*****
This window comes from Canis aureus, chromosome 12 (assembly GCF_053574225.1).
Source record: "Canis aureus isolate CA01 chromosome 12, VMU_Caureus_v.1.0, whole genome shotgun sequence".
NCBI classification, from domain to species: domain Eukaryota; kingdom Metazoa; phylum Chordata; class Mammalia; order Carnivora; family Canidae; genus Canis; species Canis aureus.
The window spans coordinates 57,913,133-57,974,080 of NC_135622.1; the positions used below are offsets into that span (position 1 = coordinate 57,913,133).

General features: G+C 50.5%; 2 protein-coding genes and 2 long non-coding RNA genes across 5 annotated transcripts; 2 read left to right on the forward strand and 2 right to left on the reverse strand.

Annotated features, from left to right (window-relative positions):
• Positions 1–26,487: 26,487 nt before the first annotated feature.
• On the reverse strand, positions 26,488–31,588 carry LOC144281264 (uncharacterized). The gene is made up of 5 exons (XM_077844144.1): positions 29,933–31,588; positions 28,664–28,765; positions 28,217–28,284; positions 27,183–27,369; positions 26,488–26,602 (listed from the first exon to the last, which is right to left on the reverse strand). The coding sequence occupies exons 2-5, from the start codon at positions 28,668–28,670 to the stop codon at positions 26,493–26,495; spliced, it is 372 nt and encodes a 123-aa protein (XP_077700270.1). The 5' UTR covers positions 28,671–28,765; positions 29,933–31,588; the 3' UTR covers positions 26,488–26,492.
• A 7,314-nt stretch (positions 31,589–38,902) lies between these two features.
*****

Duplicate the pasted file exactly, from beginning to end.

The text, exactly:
This window comes from Canis aureus, chromosome 12 (assembly GCF_053574225.1).
Source record: "Canis aureus isolate CA01 chromosome 12, VMU_Caureus_v.1.0, whole genome shotgun sequence".
NCBI classification, from domain to species: domain Eukaryota; kingdom Metazoa; phylum Chordata; class Mammalia; order Carnivora; family Canidae; genus Canis; species Canis aureus.
The window spans coordinates 57,913,133-57,974,080 of NC_135622.1; the positions used below are offsets into that span (position 1 = coordinate 57,913,133).

General features: G+C 50.5%; 2 protein-coding genes and 2 long non-coding RNA genes across 5 annotated transcripts; 2 read left to right on the forward strand and 2 right to left on the reverse strand.

Annotated features, from left to right (window-relative positions):
• Positions 1–26,487: 26,487 nt before the first annotated feature.
• On the reverse strand, positions 26,488–31,588 carry LOC144281264 (uncharacterized). The gene is made up of 5 exons (XM_077844144.1): positions 29,933–31,588; positions 28,664–28,765; positions 28,217–28,284; positions 27,183–27,369; positions 26,488–26,602 (listed from the first exon to the last, which is right to left on the reverse strand). The coding sequence occupies exons 2-5, from the start codon at positions 28,668–28,670 to the stop codon at positions 26,493–26,495; spliced, it is 372 nt and encodes a 123-aa protein (XP_077700270.1). The 5' UTR covers positions 28,671–28,765; positions 29,933–31,588; the 3' UTR covers positions 26,488–26,492.
• A 7,314-nt stretch (positions 31,589–38,902) lies between these two features.